McLaren team boss Martin Whitmarsh has welcomed the announcement of rule changes ahead of the 2014 F1 season, but admits that none of them have come as a surprise.

The FIA decided to reveal the changes on the eve of the British Grand Prix, with in-season testing and driving standards both being addressed, as well as the usual tweaks being made on the technical side.

The governing body confirmed that four tests, each of two days' duration, would be written into the Sporting Regulations for 2014, with the proviso that they take place at European circuits in the week immediately following the races at those venues. Although there was no official confirmation of which circuits would host the tests, Pirelli's Paul Hembery told the BBC that he expected the sessions to be staged in Spain, Britain, Hungary and Italy.

Related Articles

"Not everyone is comfortable to have more testing, but I think [the fact] that it replaces quite a lot of other extraneous testing is probably a beneficial thing, given that it's being arranged in Europe at circuits after we've raced there," Whitmarsh commented, "I think they are fairly sensible proposals on testing and certainly it's good for young drivers and people who are trying to develop young drivers. I think it's a good initiative."

The introduction of a penalty points system from next year will see drivers handed punishments of between one and three points depending on the severity of an individual offence. A one-race ban will be handed out when a driver picks up more than twelve points on their licence, with any points accrued remaining in place for a period of twelve months.

"It's been discussed for a long time," Whitmarsh acknowledged, "[Now] it's clear; it's written down. Potentially, you can imagine being in a situation as a driver, or as a team with a driver, who is close to being prohibited, [and] I think that could be uncomfortable, but we'll have to see how that develops."

Several tweaks to the technical regulations were also announced by the governing body, the most significant being the banning of stepped nose designs, but also including a 5kg increase in minimum weight to take into account the heavier 2014-spec engines, and the introduction of standard side impact structures across the grid. However, it is other cost-saving initiatives that caught Whitmarsh's eye.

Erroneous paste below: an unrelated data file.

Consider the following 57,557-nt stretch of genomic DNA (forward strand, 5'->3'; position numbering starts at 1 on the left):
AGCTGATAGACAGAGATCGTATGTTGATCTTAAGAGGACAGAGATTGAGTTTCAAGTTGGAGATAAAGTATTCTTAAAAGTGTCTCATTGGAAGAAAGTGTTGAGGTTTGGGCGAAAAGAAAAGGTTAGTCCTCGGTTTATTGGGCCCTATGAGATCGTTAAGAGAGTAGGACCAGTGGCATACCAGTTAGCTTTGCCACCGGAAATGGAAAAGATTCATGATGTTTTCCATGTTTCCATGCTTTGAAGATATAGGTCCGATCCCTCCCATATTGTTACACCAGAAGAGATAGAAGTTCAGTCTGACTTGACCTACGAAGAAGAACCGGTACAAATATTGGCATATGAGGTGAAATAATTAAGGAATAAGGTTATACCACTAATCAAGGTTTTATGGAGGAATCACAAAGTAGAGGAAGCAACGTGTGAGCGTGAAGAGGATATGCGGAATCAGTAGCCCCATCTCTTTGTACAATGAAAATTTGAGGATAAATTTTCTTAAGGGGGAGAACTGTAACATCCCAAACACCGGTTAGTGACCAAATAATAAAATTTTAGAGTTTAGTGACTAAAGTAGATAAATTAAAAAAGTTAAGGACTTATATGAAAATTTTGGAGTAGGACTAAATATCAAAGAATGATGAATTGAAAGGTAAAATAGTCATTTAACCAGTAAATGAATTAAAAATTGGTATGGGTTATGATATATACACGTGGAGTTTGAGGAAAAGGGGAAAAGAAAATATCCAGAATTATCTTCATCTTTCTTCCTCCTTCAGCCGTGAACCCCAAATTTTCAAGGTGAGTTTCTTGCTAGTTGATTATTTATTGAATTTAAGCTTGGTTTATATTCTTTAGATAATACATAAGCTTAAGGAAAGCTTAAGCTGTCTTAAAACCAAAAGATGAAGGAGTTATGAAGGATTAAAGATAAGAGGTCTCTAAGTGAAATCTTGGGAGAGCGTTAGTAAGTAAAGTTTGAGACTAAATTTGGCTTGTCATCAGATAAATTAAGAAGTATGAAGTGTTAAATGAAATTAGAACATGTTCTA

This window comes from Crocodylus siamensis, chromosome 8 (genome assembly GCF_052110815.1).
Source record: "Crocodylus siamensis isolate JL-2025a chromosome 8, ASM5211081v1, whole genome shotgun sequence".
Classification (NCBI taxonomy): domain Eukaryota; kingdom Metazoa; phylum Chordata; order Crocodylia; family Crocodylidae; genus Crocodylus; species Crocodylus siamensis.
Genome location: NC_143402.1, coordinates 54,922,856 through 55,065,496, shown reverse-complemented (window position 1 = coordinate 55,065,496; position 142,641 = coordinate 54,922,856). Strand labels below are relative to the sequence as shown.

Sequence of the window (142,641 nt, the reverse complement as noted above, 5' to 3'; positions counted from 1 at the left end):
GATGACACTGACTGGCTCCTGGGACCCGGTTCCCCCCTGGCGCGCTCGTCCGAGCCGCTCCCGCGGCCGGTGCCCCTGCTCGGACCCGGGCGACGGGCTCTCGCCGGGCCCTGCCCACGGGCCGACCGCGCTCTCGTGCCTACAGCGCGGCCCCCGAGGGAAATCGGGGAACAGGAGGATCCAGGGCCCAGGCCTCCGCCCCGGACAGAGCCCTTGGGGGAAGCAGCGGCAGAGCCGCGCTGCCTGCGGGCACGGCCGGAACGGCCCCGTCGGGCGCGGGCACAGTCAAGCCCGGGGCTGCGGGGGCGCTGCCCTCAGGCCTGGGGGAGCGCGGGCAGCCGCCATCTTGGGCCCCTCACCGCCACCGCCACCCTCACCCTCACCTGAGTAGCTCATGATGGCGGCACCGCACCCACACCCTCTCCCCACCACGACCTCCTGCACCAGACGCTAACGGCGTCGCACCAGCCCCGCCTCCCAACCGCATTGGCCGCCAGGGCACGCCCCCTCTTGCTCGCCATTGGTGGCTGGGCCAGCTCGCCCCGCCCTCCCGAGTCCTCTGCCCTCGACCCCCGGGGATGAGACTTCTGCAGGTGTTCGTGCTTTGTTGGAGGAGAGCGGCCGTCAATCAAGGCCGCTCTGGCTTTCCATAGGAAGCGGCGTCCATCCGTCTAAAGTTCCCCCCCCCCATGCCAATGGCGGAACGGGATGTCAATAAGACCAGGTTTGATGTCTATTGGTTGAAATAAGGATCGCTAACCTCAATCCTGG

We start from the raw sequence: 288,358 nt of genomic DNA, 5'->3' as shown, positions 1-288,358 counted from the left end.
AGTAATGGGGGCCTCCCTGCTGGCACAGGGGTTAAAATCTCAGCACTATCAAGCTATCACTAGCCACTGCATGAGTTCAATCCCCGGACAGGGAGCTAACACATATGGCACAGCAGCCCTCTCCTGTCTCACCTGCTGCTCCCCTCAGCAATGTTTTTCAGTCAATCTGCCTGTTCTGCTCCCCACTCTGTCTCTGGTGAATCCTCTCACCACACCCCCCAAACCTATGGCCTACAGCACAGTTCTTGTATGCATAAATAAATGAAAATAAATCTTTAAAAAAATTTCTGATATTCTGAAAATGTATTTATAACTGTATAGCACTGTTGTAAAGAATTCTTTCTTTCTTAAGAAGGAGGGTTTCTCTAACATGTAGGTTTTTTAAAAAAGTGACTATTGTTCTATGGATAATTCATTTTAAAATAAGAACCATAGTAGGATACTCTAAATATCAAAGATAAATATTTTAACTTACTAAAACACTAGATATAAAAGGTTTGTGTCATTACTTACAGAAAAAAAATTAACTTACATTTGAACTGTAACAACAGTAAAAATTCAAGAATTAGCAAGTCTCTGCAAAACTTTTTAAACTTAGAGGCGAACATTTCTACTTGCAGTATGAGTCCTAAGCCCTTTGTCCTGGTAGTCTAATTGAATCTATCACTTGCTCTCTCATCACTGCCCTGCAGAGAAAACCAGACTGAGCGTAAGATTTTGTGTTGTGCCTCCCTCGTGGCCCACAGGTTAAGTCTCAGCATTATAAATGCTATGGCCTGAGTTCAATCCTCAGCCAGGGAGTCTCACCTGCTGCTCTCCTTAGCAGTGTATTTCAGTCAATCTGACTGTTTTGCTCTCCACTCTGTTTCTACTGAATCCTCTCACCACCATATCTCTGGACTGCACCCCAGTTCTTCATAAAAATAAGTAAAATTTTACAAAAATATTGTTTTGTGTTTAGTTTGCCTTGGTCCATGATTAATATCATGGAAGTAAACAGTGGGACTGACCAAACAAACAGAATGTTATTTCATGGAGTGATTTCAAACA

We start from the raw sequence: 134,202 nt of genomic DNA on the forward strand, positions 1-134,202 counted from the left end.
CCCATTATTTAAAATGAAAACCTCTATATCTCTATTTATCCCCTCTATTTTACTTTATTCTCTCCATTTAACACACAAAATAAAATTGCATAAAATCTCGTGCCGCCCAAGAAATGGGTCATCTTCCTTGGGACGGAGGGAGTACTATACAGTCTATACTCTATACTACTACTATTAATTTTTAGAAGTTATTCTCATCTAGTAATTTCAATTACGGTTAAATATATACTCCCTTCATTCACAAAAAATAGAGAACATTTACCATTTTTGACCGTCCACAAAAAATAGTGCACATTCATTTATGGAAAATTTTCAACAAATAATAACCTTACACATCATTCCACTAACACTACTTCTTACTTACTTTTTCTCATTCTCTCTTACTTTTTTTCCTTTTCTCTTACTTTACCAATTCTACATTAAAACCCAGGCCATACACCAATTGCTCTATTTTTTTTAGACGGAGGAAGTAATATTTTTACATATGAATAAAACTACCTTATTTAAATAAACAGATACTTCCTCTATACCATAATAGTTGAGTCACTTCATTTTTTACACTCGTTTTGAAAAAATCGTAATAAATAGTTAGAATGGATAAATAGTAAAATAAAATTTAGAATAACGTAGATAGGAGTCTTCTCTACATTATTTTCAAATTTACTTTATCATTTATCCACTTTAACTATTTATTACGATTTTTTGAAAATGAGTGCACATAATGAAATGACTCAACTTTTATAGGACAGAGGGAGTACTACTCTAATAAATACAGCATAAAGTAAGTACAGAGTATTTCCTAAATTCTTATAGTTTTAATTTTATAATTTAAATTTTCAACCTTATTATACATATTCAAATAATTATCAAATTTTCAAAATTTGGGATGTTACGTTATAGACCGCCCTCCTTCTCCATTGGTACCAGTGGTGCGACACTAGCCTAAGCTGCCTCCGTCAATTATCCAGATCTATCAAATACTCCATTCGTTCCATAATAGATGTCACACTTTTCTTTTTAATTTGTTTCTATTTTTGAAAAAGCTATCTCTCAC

"Obviously, a further restriction on aerodynamic testing, both wind tunnel testing and CFD capacity, [is] prudent and sensible and something that we have to do to try and develop more sustainable business models across the whole grid," he confirmed, However, I think there are no great surprises. Obviously a lot of work, manoeuvring and voting has gone on to arrive at some of those decisions but, generally, [there is] nothing surprising. I think most of them are pretty sensible and the right thing for the sport."

Whitmarsh also welcomed official measures to address the lack of action in opening practice on a Friday morning.

"It's not good, clearly, and I think we've got to be conscious of that," he said of the situation where race fans are left staring at an empty circuit for as much as half the 90-minute session, "It has been announced today that there's an extra set of dry tyres available which have to be consumed in the first half hour of the first practice session, so that's a clear step in dry conditions, [particularly] where we've had circuits which have high levels of evolution and people have been reluctant to go out even in a dry session.

"In the wet, we've got to be very conscious. We have a finite number of tyres, so we have three sets of wets and four of intermediates and it's always possible that you need to use those. That being the case, you can't damage them or use them early in the weekend, so it's to do with the number of tyres. There's got to be a balance. You've got to be sensible about the number of tyres we can consume during the course of a race weekend.

"We've done something today in the sport about this sort of thing happening in a dry session, [but] it will always be difficult when we have a wet first practice session."

Red Bull counterpart Christian Horner shared Whitmarsh's optimism on the majority of the World Motor Sport Council's decisions, but admitted that there were some aspects that didn't meet with his immediate approval.

"By and large, I think they're good," he confirmed, "I think that the aero restrictions make sense. I think the testing changes make sense.

"We've gone to eight days, or four two-day tests, so we've got rid of promotional days and straight-line running and so on to now create proper testing. [It is] arguably maybe slightly more expensive, but it gives the opportunity for young drivers and test drivers to actually run at those events as well as your race drivers.

"I must admit, however, that I'm not a massive fan of the points system, I don't like the thought of points carrying from one season into the next and sort of lingering over the driver. In our position, we would have preferred penalties within a season to be dealt with within a year, but that's the way it is.

"But I think, by and large, the changes are good and positive. Certainly on the technical side, and from a sporting side with the testing, they do make sense."